“Humid!” cried Jane, “It don’t rain here but once a year.” Then she laughed wildly, showing her white teeth against her tanned face and buckskin garb.

Another savage, thought Archie.

After six hours of cursing and dust and wrangling of ill-tempered animals, the boxcars were emptied and the component parts of Archie’s machine had all been loaded onto the wagons and made fast. It was a motley armada of craft; horse teams, mule teams, and at least two teams of oxen pulling a variety of wagons, 46 wagons in total.

It had been suggested to Archie that he might pass the time in town in the comfort of a saloon or hotel. But Archie would have none of it. He found a battered chair in the freight station, retrieved a book from his luggage and sat in the shade of the building, and read while keeping an eye on the proceedings.

When it was all done, a tired and somewhat subdued, Jane Siskin came to him and said, “It’s all safely loaded as you can see Mr. Croryton.”

Archie carefully marked his place in his book and said, “Very good Miss Siskin. What time do we leave in the morning?”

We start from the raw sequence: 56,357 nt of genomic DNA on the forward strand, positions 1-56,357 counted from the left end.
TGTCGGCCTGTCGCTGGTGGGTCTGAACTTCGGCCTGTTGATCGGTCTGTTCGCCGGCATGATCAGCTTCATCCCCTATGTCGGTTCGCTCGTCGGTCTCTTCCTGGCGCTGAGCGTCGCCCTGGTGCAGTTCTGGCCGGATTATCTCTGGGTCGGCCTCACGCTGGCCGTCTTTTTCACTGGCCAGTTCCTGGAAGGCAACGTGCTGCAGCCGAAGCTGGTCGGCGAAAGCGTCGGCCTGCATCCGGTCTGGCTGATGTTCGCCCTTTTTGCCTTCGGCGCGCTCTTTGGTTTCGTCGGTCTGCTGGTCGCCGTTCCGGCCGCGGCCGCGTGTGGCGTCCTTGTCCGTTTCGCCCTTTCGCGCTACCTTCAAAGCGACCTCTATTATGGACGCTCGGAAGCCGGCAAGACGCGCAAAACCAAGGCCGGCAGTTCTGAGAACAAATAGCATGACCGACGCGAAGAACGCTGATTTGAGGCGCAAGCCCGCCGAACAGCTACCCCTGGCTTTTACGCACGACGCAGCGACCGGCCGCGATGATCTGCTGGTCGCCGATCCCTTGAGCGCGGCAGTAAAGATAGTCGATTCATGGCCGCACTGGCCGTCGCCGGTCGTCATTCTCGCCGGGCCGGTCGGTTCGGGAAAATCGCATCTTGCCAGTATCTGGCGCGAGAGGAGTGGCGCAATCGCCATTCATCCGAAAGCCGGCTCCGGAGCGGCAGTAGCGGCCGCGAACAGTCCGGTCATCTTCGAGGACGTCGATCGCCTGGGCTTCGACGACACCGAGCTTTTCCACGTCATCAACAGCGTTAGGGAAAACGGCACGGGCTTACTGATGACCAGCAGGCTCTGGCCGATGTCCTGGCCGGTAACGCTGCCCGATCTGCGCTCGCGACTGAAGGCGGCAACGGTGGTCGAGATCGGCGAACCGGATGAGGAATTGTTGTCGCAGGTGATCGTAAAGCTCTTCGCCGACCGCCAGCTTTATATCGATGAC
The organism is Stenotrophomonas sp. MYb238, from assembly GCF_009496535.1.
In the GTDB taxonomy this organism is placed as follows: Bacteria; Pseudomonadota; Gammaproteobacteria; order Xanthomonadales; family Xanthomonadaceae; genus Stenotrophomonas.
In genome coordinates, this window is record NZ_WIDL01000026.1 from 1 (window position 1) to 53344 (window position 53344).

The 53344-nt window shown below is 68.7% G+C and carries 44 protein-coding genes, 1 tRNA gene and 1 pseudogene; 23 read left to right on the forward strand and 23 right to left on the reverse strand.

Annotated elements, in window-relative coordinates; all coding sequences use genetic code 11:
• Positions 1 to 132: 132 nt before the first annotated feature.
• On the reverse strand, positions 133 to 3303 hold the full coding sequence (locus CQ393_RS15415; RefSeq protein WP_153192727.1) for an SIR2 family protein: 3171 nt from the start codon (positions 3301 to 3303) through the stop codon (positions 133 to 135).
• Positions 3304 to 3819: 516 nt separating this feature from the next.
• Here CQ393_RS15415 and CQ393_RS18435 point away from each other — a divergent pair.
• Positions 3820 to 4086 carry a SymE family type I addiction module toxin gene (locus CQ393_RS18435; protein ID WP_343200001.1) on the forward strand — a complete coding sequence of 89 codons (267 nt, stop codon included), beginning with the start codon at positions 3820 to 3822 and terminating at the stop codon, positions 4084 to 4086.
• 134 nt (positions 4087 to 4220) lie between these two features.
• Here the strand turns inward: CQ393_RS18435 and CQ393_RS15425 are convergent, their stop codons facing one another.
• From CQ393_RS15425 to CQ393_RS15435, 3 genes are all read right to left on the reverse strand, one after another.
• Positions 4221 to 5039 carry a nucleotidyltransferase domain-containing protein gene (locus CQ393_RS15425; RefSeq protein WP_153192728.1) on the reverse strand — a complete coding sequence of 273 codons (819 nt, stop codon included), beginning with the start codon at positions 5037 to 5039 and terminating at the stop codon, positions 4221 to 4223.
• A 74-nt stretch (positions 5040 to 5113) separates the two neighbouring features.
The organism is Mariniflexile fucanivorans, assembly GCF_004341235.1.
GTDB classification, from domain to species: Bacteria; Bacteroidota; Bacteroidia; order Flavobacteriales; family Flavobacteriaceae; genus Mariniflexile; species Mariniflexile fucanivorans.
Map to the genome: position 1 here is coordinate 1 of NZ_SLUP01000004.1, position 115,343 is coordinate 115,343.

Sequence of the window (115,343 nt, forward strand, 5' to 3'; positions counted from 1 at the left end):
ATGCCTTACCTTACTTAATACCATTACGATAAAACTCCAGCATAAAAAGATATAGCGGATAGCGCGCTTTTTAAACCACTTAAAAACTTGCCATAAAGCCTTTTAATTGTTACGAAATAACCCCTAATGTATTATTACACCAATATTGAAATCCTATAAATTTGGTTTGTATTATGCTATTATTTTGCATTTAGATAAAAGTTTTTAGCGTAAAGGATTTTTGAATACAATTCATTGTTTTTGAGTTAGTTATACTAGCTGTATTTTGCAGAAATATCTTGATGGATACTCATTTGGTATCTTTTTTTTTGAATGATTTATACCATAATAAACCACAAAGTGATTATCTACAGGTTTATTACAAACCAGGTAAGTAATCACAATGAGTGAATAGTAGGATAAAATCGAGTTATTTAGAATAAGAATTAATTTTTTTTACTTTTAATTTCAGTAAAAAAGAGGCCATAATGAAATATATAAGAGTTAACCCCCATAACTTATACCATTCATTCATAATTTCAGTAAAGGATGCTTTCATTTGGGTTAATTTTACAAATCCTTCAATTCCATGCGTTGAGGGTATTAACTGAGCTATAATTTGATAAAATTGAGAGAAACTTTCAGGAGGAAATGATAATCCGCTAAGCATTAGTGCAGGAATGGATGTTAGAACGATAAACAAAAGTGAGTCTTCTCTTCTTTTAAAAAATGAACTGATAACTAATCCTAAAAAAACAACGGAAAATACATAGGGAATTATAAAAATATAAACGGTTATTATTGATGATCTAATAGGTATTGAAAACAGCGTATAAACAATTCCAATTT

“Hell, we’re pushing on tonight. I ain’t gonna give these sons of whores another night to drink. I’d lose, two maybe three more teams at least. And we’re overloaded as it is. You stay over and catch the stage in the morning. You’ll beat us there by a day at least.”

Archie tucked his book under his arm, replaced his pith helmet on his head, and stood. “This is my equipment and my commission, and I intend to shepherd it every step of the way. Only after my machine has been installed, will I rest easy.” He kicked his trunk and said, “In which wagon are I and my luggage riding?”

Jane snorted a laugh. “Wagons is for cargo mister. Teamsters walk their teams. Especially with them damn the oxen.” She put her fingers in her mouth and gave an ear-piercing whistle. “Red! Get this trunk stowed, and go help his Majesty buy a horse.”